Newspaper Page Text
THE WASHINGTON" TIMES. FRIDAY, MAY 13. 1914.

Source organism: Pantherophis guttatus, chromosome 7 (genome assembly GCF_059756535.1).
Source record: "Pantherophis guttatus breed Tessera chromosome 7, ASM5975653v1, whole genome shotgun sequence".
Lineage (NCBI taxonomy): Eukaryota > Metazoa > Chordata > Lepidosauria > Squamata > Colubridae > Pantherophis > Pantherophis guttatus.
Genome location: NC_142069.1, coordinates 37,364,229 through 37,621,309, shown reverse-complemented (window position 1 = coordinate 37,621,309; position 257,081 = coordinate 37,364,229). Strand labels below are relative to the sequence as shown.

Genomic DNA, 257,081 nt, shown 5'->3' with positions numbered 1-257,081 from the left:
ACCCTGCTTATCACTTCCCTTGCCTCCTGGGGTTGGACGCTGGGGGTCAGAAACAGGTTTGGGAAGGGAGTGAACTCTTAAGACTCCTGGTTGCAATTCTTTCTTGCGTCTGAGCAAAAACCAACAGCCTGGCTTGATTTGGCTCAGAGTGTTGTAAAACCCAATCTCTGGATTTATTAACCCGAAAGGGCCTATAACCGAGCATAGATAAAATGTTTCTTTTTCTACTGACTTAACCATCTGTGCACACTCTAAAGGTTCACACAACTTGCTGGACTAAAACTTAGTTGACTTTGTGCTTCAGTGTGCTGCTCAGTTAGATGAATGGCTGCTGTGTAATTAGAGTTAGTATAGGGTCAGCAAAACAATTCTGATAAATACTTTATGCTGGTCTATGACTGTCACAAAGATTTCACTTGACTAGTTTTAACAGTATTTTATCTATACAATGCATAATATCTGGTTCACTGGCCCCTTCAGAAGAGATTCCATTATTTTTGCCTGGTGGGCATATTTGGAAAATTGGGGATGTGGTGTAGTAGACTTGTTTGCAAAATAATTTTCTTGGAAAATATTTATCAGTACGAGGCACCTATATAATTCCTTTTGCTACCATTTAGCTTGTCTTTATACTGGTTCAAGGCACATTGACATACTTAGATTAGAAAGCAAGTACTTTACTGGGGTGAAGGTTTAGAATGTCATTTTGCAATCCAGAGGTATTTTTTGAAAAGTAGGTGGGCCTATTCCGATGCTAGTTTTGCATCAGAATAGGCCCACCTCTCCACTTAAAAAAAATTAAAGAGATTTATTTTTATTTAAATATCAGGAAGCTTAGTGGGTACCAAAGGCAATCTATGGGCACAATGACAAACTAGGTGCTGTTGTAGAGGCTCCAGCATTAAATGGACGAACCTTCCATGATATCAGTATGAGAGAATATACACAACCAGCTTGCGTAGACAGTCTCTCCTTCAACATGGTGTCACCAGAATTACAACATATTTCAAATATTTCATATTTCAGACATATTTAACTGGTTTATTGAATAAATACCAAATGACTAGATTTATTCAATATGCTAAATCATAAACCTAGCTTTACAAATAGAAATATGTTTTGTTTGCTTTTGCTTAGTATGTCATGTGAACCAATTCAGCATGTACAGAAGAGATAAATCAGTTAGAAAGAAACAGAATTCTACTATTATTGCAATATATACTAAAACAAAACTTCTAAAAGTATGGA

Will Celebrate 50 Years Of Married Existence born In Germany. It was In Baltimore that thev first met. each having come to America several years before. In 1RG2 Mr. Rles came to Washington and worked for tho quartermaster's de partment of tho army. It w-as May 15, IST.I. that the two were married. Mr. Rles then engaged In the carriage and wagon business In Georgetown, where they resided until 1S6S. Mr, Rles Is also a member of the Oldest Inhabitants' Association. Belmont. Park Open Free. NEW YORK". May 13. Foltowlnj the ' 1 plan of last year, the "Westchester Rac ine Association, today, announced that the inner flo!d at Bctmont Park will bo thrown open to th public free of charge on every Saturday when thero Is racing this season. Mr. and Mrs. Henry" Thomas Rles, of T 125 Fifth street northwest, will re ceive their friends nt their homo this I evening when they will celebrate their I golden wedding. Although Doth Mr. and Mrs. mes were Revolt in Huerta's Army Reported Orders to Rurales to March North to Check Villa's Advance Brings Resistance Officers Shot Down by Soldiers. Treachery Feared. GARRISON ORES 1 7 MOTOR RUCKS Tales of Battles Told By Wounded NEW YORK, May 15. Some young men of the navy arc back In New York today, having returned on the United States hospital ship Sc'ace, not because they wanted to leave what they called "the fun" down in Vera Cruz, but because they were ordered here for the better r.icomniodations afforded by the naval hospital in the New York Navy "iard There were three bodies in flag-draped coffins on the Solace. Two of the men died of wounds incurred in the occupation of Vera Cruz, and the third was a victim of appendicitis, which developed after he had gone unscathed through the snipers' storm. THIRTY-ONE WOUNDED. Will Play Important Role in Movement of Supplies in Case of War. The uuunrled on the ship numbered th m-one cf whom twenty-elslu were uhat is known as uti etcher eases, m tha they couldn't walk; thirty-one men -ere brought back for hospital treat s' ent and there were forty men who are nimalt-scing and who will return to the t -'l t hen the Solace goes back after t'le nas been repaired and has taken on 4 cargo of medical supplies for the tttL Four Amputation Cases. There were four amputat.on cases taken to the Naval Hospital. When these men have recovered they will be bono: ably dismissed from the service nd will be pensioned by the Govern ment. Among these is Edward A. Gls burne. seaman on tUe Florida, from Washington, whose lelt leg was ampu tated. As an example of the youth of the juiilors who did the Vera Cruz JiBhting Gcorse Kinsman, with his right les cone, is only eishteen years old. The thine he regrets most is that he cannot continue In the navy. The stories told by the wounded men about each other and about those who trere killed were of how the young men went ashore and through the infested streets of Vera Cruz without even a tremor of fear, eager only to carry out their orders and do a workmanlike job. For instance. Edward Schwartz, of Manhattan, who belonged to the gun crew commanded by John Schumacher, tiio Brooklyn lad who was killed, wouldn't say a word about the wound tn his shoulder. All he would talk of was of how Schumacher died, an ex ample to his comrades. "John Schumacher was one of the rtsest men on the Florida," said (chwartz before he went to the hospital. It was hard for the rest of us to re strain ourselves when be was killed, but was Thomas F- Collins, a sailor on the Floiida, who was thrown from a don key in front of a Vera Cruz street car and whose skull was fractured. Commander Wedeklml of the Solace pa.d high tribute to Hll the wounded ' "It was a hard trip." he said. Motor trucks, in the evant of war. are to play an important part In the move ment of supplies. This is indicated by the fact that Secretary of War Garri son today gave authority to purchase seventeen motor truck chassis for use as means of transportation In the Qiiar ti'rmiister Corps. Sealed proposals will le opened simultaneously on May 33. by the depot auartormast-ra In Washing ton, Fort Sam Houston. El Paso, St. Lf.uls, and Chicago. Truck manufacturers of the country have been invited to submit proposals, mid it ia understood tho manufacturers whe are in a" position to Vive quick de liveries will recelv.- preference. The War Department now has in ino many of the boys were very badly hurt and in great pain, but the hen ism they showed in enduring the hardships was as great as they displayed in the face of tho enemy's bullets. They are a line lot from beginning to" end and a crtdi' to tho country." Thu seven surgeons on the Solace came in for a lot of praise from the Mck and wounded. The navy's doc- 1013 were in me tront of the lighting to and ! n"inv motor trucks, and exhnusti'v e tests of their carrying capacity and ability to negotiate, nil kinds of roads have been made in tho last two or three years. and eMiosed themselves continually a'l sorts ot Dangers. Frequently they would be ministering to a wounded man while snipers' bul lets, the soft nosed kind that nreak bouts and poison liesh, were kicking up I thf dust about them. But all of them . rei'reu in confusion yesterday wl asked to tell about their experiences, Missed Every Time. Charles t Doyle, ordinary seaman of the Florida and orderly to CapL Will lam R. Bush, had been shot at "nearly a mill On tlm: ' aa li ..... .,! I "Out they cou'.d not hit me with their' uuiieis, so mev took an automobile and trolley car together. Then they got me. ' He is the orderly who bore tho message from Captain Rush to Rear Admiral Fletcher, notifying him that the bluejackets wero being fired on and aswng uie rear admiral to open fire from the ship. Doyle was shot at many times, sev eral bullets passing through the service roll on his bad: and two going through his canteen. He was returning to Cap tain Rush from an outpost when he was struck by an automobile and thrown under a trolley car. He waa fearfully crushed about thr. hin k tr. spite of it all his clear black eyes dance Ho Troops Are Ready for Action, Says Secretary i Although claiming to see no emer gency at hand In the Mexican situation. Secretary of War Garrison today ad mitted that the army is ready. Coast artillery and other troops, he stated, are under orders to have Mieir when j equipment ready for hnsty embarka tion, if needed. Mountain artillery l-s being turned out in the araenals. Killrs are at full complement, but ammunition, in some instances. Is at low ebb. The arsenals at Springfield, Mass.; V.'pter vliet, X. Y., and Rock Island, III., are trying to make up the deficiency. Contracts have been made with the railroads, the Sccretarv said, for quick movement of troops, if necessary. "I have told the coast artillery com panies and others," he said, "to have everything ready. This order applies all over the country. It does not liiean, however, that I see any emergency, for I do not." The Secretary insisted that this state of preparedness was no greater now than it has been for six months. VERA CRUZ, May 1 5. Mutiny in the ranks of Huerla's army at the capital has broken out. Troops quartered at the Piedad barracks, three miles i':om the center of the Mexican capital, revolted last night and pledged allegiance to Villa against Huerta. Officers of the barracks who refused to join the mu tiny vere shot down. Word of this development in the ranks of the fed erals reached General Pena, who is now in command at Pasa del Macho, where he superseded General Maas. In turn the information reached Vera Cruz. TREACHERY IS FEARED. It is supposed that tho mutinous tionps wera rurnles or other irregular foices, whose action was precipitated b the receipt of orders to prepare to oppose Villa's advanco from the north. Tht number of soldiers in the revolt arc not known. News of the mutiny lends light to the rrcent order f Ilunrta sending 2.000 of the police out of Mexico City for fear of treachery. The effect of the fall of Tampico on the dictator was noticeable, according to information reaching- here from the capital this morning. The removal of General Maas to the capital, where he Joins the other Huerta loyalists, l not relished by tho Americnns here. General Pena. who Is regarded as an American hater. Is expected to make it more difficult for Americans seeking to come to Vera Cruz, to make their way through the lines of tho federals. .-orders are orders and we had to treat ff 'ie .teIIs J, the "little scrap' he Mexicans In a way we didn't like l. s to nothing more than a sc ktnr much. bOJ. WEATHER REPORT. u Tho forecast for the District of rv lumbia Fair weather tonight and Satur day. Maryland Fair weather tonight and Saturday; light to moderate northwest winds Virginia Fair tonight and Saturdav; moderate north winds. The temperature todav as registered at the United States Weather Bureau and Affleck's: V. S. BUREAU. ! AFFLECK'S S a. m 57 ! S a. m e; 9 a. m CI 3a. in fi.; 10 a m 63 I 10 a. in fis ii a. m ta i ij p. m.. tiT I " p. m.. TIDE TABLE. II Rl' tide. 12:13 a. m. and 12:37 p Low tide. LA2 a. m. and 11. H p SI N TABLE. l 43 Sun set 7.03 school- Pry much Slippery Bullets. "H was hit three times, and each Hm he smiled, even when a bullet thudded Into him and dropped him in fcla tracks. He looked up at his friends bj they stood around him, grinned, and 4d: " "These greasers make their bullets IrtlDpery. I guess, they hit so hard.' "An hour later he was dead. But he b only one. They all died that wav fcot a coward in the lot." George Kinsman was one of the first ft the wounded on the Solace to be ta Scn ashore In Brooklyn. While he was lying on a stretcher waiting to be put tii an ambulance, he raised himself and hooted back to the bluejackets who lined the rail of the Solace: "Say. fellows, it's fine to be on land JOUn. Come on lri Robert Emmet Lee, of 7?J Eighth ave Jiue, Manhattan, who was shot In the lg, was the only man to come ashore ky himself on crutches. He rode to th -hospital in the same ambulance with jvinsman, who -.-.as his "bunk-e" on the Vermont I Thej weie marchmc bp the street m " ,1S'S " era Cruz Lee in V.v rank behind ' - junsman, wlien a bullet came zipping from above. It hit Kinsman first, goinp through his thigh, and then wounded le in the Ipk. The comrades fell to gether and lav ther comforting each ether until tne hospital men camo and carried them away. Most of the Fnipeis' bu'lcts. the ' ko tided said, came from behind. A Jlrxan would hio in a doorway un til a Equad of sailors had cone by and t?ien he would step -out and shoot at them. So most of the wounds were in the back, but they aren't tne i;ind to i.e ashamed of, but pro'-.d. said the ie turned men. Thev were cot while the navy -rras going forward, and neicr m ralrvat they insisted. Used As a Shield. ; The Rtd Cross flag, too, wns used as ' a shield by the Mexicans in inanv ' caurs From one building t. here a flag fioat'd a dozen men were wcinded be fore a detail went in and ItilWd t.u-e Mexicans, who had nearly a tiousand lo;nda of ammunition an J a dozen i rifles with which the, wi-rc fc.ioottn. from windows. I Most of Uiose wl.o weie Utile 1 were' x .ot in more than oiu plai ' Hart- " PuI'iRm, whoso bodv .am- n cm tne fo.ace. was woundi-d t it- tin i-b 1 i nere ttnous, but he ki I't r'inr.i . fo -ward and calling tn Ins comrades to fedow him until hi- fell from ,n?s tn ' "iOoC He was i-airuM bif li to tlics l-'iia'o and died in half an lnii ' Bas.l U iriH'tt. a ouli.fi. . -Jai k'-t I f on the Sunt. i Can ina told at'out tne -ptur ol a one-I-gfreil ete'..n "f the jmid'ii j w jo can i-d :wtr dt:- n I'"- i i s de o: tt'e wooden part of his leg fid irrit -eei-al tailoij tx-lore t.c wa" .Me-tfl l"iVte sti air of Dt.de about t-erv ynut " atior Jim he told his rtoi T v '' felt 111 it tliey act i:1Iih1 tlic-nih I . t VpJ and all belie . ! that thi example phown in Verji i"r"7. ill 1" a good titles for the bpint or ll.e isn am! the rra. tco On the iiv .p from Vera f'ruz Man Bel lajierni. a p:iiiiH.rd who had le-n hot by a Mniiet, o.ed nod Lis ood wa.-, ; t nee; a' .rM I Oce Left On Boat. ! The only tmti left ..n tiie Sol.-u ws'J; Tash Ejvn. i-hi r. tv.nH -three eat3 Cid. a mar.nt- n ire riotida. who t.a appendicitis and who iwi." loo 1 to be oved An-ong those taken to the ..o-pital Order 6,000 Men Ready To Entrain at Once NEW YORK. May 13 Seventy-eight companies of Coast Artillery, attached to the Department of the Est, have b-cn placed under orders to be in read iness to entrain at once. The com panies, with a strength of about 6.00U men. have been selected to ir"Te up a provisional infantry brigade to complete tlT9 First Division of the First Army Corps, whose present headquarters Is at Goernor's Inland. With the mobilization of troopships off Galveston, scheduled for next Thursday, the commanding officers or tho troops who are on the roster or the First Division, expect to be sent to Tevar City to take the place of a di vision which will be designated for Mexican service. A ar equipment alloted to the divi sion is aireadv on board four trans STORY WOULD SHOCK COUNTRY NEW ORLI:ANo. May 13 "All I'll say is my experiences would shock the country If I made them public." So said .Or. Edward W. Ityan, State Department agent and Red Cross work er, when he reached this city, after hav ing been saved from death at the hanJs of Htierta's soldiers In Mexico through a demand trade by the Secretary of frtate. Before ho was released. Dr. Ryan had to sUn this pledge, prepared l.y General Huerta: "I, the undersign ed hereby gUe my word of honor that I will never tell anything of a character derogatory to the .Mexican government or to any of Its officials, and 1 pledge tlint I will not tell of my treatment while held by the government s a pris oner." Or. Ron. as he left tho refugee McamCT F.snT-in.ia, said lie was hurry ing to Washington to make report to "officials there" How much tie will tell l:e do-s not know. 'I am not Mire," he said, "whe'licr m duty to the State Department s'lould overwelgh tho spirit of my pledge, or whether 1 Bhall keep my lips sealed. When I get to Wash ington I shall explain this problem, and probably shall act on the advice I re ceive." He then told the part of his story that he felt under no obligation to keep a necret. "My work as a Red Cross official had to do with thu care of foreigners wounded and injured," he said. "It Is true that I found no wounded foreign ers, but my work necessitated that I look fcr them. "On April 7. I left Mexico City for Torreon. I not only represented the Red Cross, but the American Embassy as well. I drove to San Pedro and then to Torreon. I was in the wake of the battles. Then I started for Fres nillo. "I was traveling alone. As I drove toward Frcspltlo I suddenly was lihlt ed b tho fede.rals. "'Are you a "gringo"?' thev aked me. and I told them that I was. Then they wished to know if I were a suv. I I answered truthfully that I was not. I showed mv credentials to provj my st-iteinent. They tooa them from me. I wan chtrgrd with being a spy of the United States Goveruto:iit, but 1 felt that thev might have hail the excuse of believing that I was a spy for the rebel fores. Then I was put into Jail." Here the gap in tho story cornea. What events transpired during the dajs of his confinement Dr. Ryan refused to give out The arrest was made April 21. He arrived in .Mexico City tinder heavy guard on May 6. a m Co 12 noon V, I 12 noon 74! Porta the last of which will leave this. . .. .? I , I . ".l...an.. .Vile. nft.PIIAAn 1 tl f ' j o. ill. ni i in. Ill I nn,., r. i:q vp.inn ini niiHrnnuii. i I u Kv..i .w. w...--". - ------ . InCrCSt linill Ol LrOOilB Villi WC IftRCH ftom Fort II. G. Wright, near New Lon-J don, where field aceouterments were i Mrvei out last night to ? men and the i K!c-enth Coast Artillery Band. utuer detail will he drawn from harbor for tifications nlong the coast from Maine to Galveston DEI Suits k Sale of Mens That Breaks All Records For Sensational Value Giving ! The values offered in this sale will firmly establish the fame of this store for providing unmatchable values just at a time when they are most appreciated. The remarkable values are the result of several large pur chases from overstocked manufacturers who were forced to con vert their surplus into cash and accepted our low spot cash offers. Come tomorrow and see the many big surprises in store for you COME! Mother Stanislaus j Tells of Recovery! Xglectfcd throat i o Jtil-. .uiU con- , tt.ded coughs ami i. fu -aki ' li system. Im-uj-.ii lev.n . !. ' clerics broiiKi.i : .i . LiKrr.tu i1 Aiieiative Il-i i I "inenl of All- a.nfur- 1 .. ' Geniitrnen - Tn J tbrt:a i !' r ' f f xitinlntl mv ihr-.at an 1 ji iimn . t 1 ,it tKinty of n (iria.il"r. li.ivm rid' J a j f "kkll! N T . MotWrlioun- or :h Somr, i i n't AltermUf. I Jtr!iitn'i ah .i irt r- j r iO tn it After taking .ur r ile I v Ie iarffe pi-c-s of JiM.a.J i ifu1 cu.uir I a ay 1 until utj tn A I tt-rati . io my I atf I rul tlail r-li In ui rronths I Tr rtf urtu :- jxtt r t JieHitM I v ji 1 i' t t-m ij - anJ ltar Iroi4) ro own his, tf t 1' '! ii-. all 1 vouM :ia. of it nenedi motiii;k m ftmsf.a Kckrnan'rt ,toIatI f !no."t rfJlfa r oJ 5n bronchia raiarih and Fctero i' roat and lunc aif-riio3 atid upb'iJM irr;r th systr. 'oria!ns to harmful or hablt-formlng drusn Accept no Hiib f1 tutea Sold by O'Donnell's Ing: Ftoros and leading druggists. tt rit T"rkmn f " " rv,i- ti Former Price Sale Price $10.00 $15.48 $1250 $7.48 $15.00 $8.75 $18.00 $10.00 $20.00 $11.75 $25.00 $12.98 $30.00 $14.75 6i 'pedal Drives" in Men's Furnishings B Men f 73c Nesllfce .S..'rt, n-illl s.-jiuial cullu. to iriiti h. rQp All aUi-s. Jl OUK, MKii'fc Koifci-tt Shirts, in now ilfMKns; values worth Ol (f up to J1.50, at O-L.VJU Mit.'s Athletic rndcrwi-ar. of fhcclc nolnsooU, llEht and OQ cool Mmi's Kino Quality M.'nJras Ath letic Trider.,i-ar. yhlrt an J AQgt iraivcra to mutch iOv Mei.'a I'ui-e .Silk Half Hoso. B-jiiinleSH foot, double hei-1 ami toe. Black an. all color? 25c Friedlander Bros. 4-28 lfTl St Six Doors Below E St. coupon B 5c Borax B B Laundry Soap B fl Big Bars B B Two for 5c ML M.G. GB&SPROP. EDPLE S DRUG STORES 7TH I' STS. TWO W TH. r STS. andn.w stores I anoCn.w. i Mil m n SPECIAL j I 69c , Price Saturday Specials Buy This Hot Water Bag Big Value for Saturday For Saturday only we shall sell our regular $1.00 value 2-qt. Hot Water Bottle at 69 cents. This is the bag that sells in other drug stores for as high as $1.00. It is the lowest price we have ever made on a dependable hot water bottle. 75c Fountain Syringe, coni-rft plete with tubing O-C M&kWi Pi Ice 10c Diamond Dyes 6c 50c Beef, Iron, and Wine 29c 50c Hyomei 39c 25c Denderine 15c 50c California Syrup of Figs 31c 50c Pape's Diapepsin 31c $2.00 Eckman's Alterative $1.65 25c Sloan's Liniment 15c 25c Calocide 1 9c 25c Tb 19c 50c Resinol Ointment 35c 25c Resinol Soap 18c 25c Musterole 19c 85c Mercolized Wax 59c 60c Saxolitc '. 45c 50c Bisurated Magnesia 39c 50c Barbo Compound 39c 50c Wycth's Sage and Sulphur 34c 35c Castoria, the genuine 21c 65c Croxonc 49c 50c Buchu Buttons, the little wonder Kidney tablet. . . .39c Bandoline 2 The New Hair Dressing Hf Vj You cannot dress your hair effectively the c days unless you have a bottle of Col R.'ile's Bandoline on your dressing table. It is the only recommended article for setting "(Juetion Mark" or "Fish Hook" Curls. Bin a bottle ror 1 2c. J0L SlCOiATECo f Close Saturday at 6 P.M. HUB PURNITURE CO. dose Saturday at 6 P. nr 500 Lbs. of ICE PREE With This White House A 2 A tT REFRIGERATOR at. q I O.O THIS wonderful offer also applies to any Refrigerator in the house at $16.45 or more. The stock includes all the newest models in the famous Polar-Alaska Refrigerators at $5.75 and up. When you buy the Refrigerator for cash or on-credit we give you a book of 5 cent coupons and the American Ice Com pany will deliver the ice at your home as needed. The illustration shows the Refrigerator exactly. It has hardwood case 30 inches wide, i 7 inches deep and 42 inches high; and has 60 pounds ice capacity. It is lined with non-corrodible gal vanized steel, eight separate wall construction, separately lined with wool felt, solid brass fixtures. AH parts are removable ice racks, flues, wire shelves, traps, etc Easily kept clean. Drip Pan FREE with each Refrigerator. vJBHf This Bed Outfit jrTTHH Including Brass Trimmed f TtHBSML-t-TTT White Enameled Iron Bed, lJBHnF Woven Wire Spring and BffllHJJ Soft Cotton Top Mattress This $14.50 Oak Chiffonier $8.75 Hand-polished Oak Chif fonier, oval French plate mirror, dustproof drawers, and new style wood pulls. $2.00 Early English Book Rack 95c This Early English Book or Magazine Rack has four shelves and stout supports. It is well made and attrac- tlv1r fTnicKrl An tinrtcnol ly value. This Hammock Chair With Arms, $1.50 Value, 79c A comfor table Lounging Chair, for porch, lawn or roof; made of stout can vas with extra strong frame and arms. Folds com pactly when not in use. This Indian ALARM CLOCK 55c Large. Bright, Nickel- finish Alarm Clock; best movement; loud alarm that can be stopped bv pressing knob on top. A good timekeeper. THE STORE ?0!Ss YOWMONEy 4 '